Guide to Deburring Wheels
Glass, metal, composites, and plastics can all be cleaned, blended, deburred, finished, and polished with deburring wheels. They generally last longer than conventional abrasives, reduce undercutting and gouging, and offer a consistent finish. They are available in convoluted and unitized construction. When selecting deburring wheels, there are numerous things to consider, such as the type of wheel, the abrasive substance, grade, density, and workpiece material. This article will discuss everything you need to know about deburring wheels, so let's begin.
TYPES OF DEBURRING WHEELS
A wrapped structure on a core of standard size. The cutting process is carried out using the wheel's outside diameter. An arrow painted on the side of the wheel indicates that it is a unidirectional wheel.
Contains no core and is constructed in layers with a choice of center hole sizes. The cutting surface in this structure might be either the outside diameter or the sidewalls. Bidirectional unitized wheels come in smaller sizes, typically more suited for hand tools.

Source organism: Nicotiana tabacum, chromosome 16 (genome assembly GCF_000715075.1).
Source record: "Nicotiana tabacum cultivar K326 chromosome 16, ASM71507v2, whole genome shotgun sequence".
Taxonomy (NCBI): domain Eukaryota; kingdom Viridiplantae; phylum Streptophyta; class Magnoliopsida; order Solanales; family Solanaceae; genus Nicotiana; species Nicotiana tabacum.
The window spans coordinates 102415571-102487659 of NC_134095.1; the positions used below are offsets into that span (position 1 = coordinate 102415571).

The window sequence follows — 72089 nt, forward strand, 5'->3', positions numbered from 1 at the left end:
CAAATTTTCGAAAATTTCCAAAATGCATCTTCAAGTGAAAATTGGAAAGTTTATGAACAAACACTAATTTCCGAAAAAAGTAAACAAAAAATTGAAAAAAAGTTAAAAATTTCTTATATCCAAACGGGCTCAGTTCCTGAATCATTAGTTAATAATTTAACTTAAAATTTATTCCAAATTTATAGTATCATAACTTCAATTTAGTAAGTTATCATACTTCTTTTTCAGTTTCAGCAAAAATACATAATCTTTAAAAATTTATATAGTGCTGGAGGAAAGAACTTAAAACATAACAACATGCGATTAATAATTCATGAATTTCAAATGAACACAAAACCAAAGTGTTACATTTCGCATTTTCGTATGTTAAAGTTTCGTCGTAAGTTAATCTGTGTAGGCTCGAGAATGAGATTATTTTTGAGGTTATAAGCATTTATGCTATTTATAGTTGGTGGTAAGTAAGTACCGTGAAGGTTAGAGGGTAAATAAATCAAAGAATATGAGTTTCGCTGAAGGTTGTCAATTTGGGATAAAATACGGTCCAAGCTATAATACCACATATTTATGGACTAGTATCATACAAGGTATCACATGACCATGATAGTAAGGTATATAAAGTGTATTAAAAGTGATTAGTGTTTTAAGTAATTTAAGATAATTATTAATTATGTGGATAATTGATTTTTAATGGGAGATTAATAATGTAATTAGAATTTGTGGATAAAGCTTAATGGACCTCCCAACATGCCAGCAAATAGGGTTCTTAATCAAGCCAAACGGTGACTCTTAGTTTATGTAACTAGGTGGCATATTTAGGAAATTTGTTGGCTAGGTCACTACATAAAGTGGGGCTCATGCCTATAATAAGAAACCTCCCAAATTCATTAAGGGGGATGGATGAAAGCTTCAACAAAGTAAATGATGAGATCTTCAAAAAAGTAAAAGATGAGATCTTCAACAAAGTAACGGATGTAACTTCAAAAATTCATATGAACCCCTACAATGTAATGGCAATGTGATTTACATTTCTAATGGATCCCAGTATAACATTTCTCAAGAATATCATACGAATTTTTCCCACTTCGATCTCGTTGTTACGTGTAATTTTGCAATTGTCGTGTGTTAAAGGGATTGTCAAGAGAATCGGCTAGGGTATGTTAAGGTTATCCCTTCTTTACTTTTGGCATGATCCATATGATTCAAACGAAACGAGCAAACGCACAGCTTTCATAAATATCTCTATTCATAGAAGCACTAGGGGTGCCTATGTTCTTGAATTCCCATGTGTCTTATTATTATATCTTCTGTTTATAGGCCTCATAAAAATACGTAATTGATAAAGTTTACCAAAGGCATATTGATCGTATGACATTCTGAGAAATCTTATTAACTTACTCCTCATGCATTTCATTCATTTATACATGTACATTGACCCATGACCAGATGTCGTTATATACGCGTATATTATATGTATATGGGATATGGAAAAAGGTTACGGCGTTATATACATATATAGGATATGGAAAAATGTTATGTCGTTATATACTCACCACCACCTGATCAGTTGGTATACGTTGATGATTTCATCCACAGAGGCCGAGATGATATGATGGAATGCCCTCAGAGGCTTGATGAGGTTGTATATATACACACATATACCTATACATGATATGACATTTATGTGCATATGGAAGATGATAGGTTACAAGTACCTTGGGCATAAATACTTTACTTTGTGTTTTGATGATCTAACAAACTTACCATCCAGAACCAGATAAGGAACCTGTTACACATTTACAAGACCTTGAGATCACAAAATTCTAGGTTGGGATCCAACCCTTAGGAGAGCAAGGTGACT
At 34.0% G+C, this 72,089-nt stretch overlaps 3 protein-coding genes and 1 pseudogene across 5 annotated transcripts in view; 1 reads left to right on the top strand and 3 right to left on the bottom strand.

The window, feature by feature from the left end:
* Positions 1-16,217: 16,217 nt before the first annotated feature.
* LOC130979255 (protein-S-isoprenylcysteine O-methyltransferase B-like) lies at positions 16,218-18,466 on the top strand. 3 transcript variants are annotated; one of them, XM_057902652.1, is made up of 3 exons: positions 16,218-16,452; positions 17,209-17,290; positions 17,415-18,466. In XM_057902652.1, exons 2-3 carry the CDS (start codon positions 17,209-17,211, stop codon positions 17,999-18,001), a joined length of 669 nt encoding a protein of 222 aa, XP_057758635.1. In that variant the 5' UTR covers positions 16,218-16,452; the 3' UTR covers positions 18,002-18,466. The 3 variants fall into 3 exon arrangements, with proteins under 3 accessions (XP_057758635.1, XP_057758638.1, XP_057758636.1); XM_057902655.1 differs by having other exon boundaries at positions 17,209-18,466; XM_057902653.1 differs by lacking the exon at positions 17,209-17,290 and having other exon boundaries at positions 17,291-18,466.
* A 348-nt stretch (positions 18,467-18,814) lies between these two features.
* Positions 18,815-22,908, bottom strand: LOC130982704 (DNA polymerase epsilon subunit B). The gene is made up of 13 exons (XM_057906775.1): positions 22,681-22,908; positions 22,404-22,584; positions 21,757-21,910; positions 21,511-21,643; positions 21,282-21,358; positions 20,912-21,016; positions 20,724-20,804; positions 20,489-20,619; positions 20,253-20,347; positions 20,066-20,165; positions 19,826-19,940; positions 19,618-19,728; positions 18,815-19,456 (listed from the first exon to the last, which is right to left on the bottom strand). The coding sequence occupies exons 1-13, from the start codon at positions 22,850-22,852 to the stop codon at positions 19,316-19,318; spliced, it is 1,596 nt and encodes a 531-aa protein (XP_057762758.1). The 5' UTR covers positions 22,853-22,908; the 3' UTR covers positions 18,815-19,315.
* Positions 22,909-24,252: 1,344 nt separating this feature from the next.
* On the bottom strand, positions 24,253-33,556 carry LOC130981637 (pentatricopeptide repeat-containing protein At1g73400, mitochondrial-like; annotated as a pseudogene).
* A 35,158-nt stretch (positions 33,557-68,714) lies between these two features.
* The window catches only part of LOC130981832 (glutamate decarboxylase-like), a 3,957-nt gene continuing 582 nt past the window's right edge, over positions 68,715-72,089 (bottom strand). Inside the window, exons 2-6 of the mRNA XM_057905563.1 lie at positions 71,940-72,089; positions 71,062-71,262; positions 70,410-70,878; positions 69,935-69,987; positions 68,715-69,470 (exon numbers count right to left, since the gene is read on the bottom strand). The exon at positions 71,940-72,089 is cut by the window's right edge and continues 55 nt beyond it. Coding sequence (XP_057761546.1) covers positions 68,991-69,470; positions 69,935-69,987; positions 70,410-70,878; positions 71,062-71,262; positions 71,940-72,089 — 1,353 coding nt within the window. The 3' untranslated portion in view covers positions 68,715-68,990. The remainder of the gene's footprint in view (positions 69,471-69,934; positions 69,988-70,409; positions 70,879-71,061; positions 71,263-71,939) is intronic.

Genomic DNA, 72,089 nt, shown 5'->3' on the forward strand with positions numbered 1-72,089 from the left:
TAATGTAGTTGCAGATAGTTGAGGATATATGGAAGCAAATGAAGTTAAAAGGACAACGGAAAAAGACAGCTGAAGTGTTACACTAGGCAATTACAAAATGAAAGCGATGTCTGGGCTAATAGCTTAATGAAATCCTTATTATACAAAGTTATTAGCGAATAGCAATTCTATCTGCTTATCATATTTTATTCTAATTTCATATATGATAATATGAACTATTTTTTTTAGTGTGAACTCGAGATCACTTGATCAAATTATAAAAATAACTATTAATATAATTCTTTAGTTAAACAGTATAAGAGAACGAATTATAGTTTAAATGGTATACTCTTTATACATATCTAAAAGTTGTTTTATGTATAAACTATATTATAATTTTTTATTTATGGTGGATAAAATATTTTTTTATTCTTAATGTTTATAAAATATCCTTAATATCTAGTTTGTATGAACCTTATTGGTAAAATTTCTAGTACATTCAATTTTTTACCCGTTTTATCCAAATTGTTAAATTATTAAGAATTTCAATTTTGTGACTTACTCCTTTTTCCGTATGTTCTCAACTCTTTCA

FACTORS AFFECTING THE PERFORMANCE OF DEBURRING WHEELS
Choose which process in your application—deburring, blending, or polishing—is most crucial, and then decide which feature—life, cut-rate, uniformity, type of finish, etc.—is most significant.
2. SURFACE SPEED OF PRODUCT
The wheel's surface speed significantly influences performance. Lower speeds are generally preferable when working with softer metals or materials or producing uniform, smooth finishes. Higher speeds are usually advised when blending or eliminating hard burrs and surface defects.
3. DENSITY AND HARDNESS
Decorative finishing often uses softer wheels (lower numbers). They produce a more consistent finish and more effectively follow the contours of the surface. For the more challenging blending, cleaning, and deburring tasks, harder wheels (higher numbers) are employed.
Water and certain water-soluble oils are coolants that increase cut while lowering heat and prolonging product life. Most oils and tallow lubricants allow for surface roughness to be decreased. Higher viscosity lubricants result in a smoother surface; grease, for example, has a finer surface finish than oil. It is ideal to employ coolants and lubricants in automatic or semi-automatic processes whenever feasible.